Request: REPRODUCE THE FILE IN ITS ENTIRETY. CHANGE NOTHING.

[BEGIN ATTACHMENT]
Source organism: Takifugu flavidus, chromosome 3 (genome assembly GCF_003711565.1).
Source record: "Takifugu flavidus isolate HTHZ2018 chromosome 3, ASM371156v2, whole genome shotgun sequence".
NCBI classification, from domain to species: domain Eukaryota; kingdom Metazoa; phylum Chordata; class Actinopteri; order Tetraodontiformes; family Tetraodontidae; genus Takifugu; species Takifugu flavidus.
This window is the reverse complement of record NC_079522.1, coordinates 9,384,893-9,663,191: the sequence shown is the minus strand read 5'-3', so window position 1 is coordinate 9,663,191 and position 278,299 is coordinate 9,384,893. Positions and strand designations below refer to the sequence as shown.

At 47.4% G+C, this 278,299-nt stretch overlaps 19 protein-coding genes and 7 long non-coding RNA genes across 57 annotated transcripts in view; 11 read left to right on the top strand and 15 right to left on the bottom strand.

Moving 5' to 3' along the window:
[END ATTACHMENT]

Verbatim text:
Source organism: Takifugu flavidus, chromosome 3 (genome assembly GCF_003711565.1).
Source record: "Takifugu flavidus isolate HTHZ2018 chromosome 3, ASM371156v2, whole genome shotgun sequence".
NCBI classification, from domain to species: domain Eukaryota; kingdom Metazoa; phylum Chordata; class Actinopteri; order Tetraodontiformes; family Tetraodontidae; genus Takifugu; species Takifugu flavidus.
This window is the reverse complement of record NC_079522.1, coordinates 9,384,893-9,663,191: the sequence shown is the minus strand read 5'-3', so window position 1 is coordinate 9,663,191 and position 278,299 is coordinate 9,384,893. Positions and strand designations below refer to the sequence as shown.

At 47.4% G+C, this 278,299-nt stretch overlaps 19 protein-coding genes and 7 long non-coding RNA genes across 57 annotated transcripts in view; 11 read left to right on the top strand and 15 right to left on the bottom strand.

Moving 5' to 3' along the window: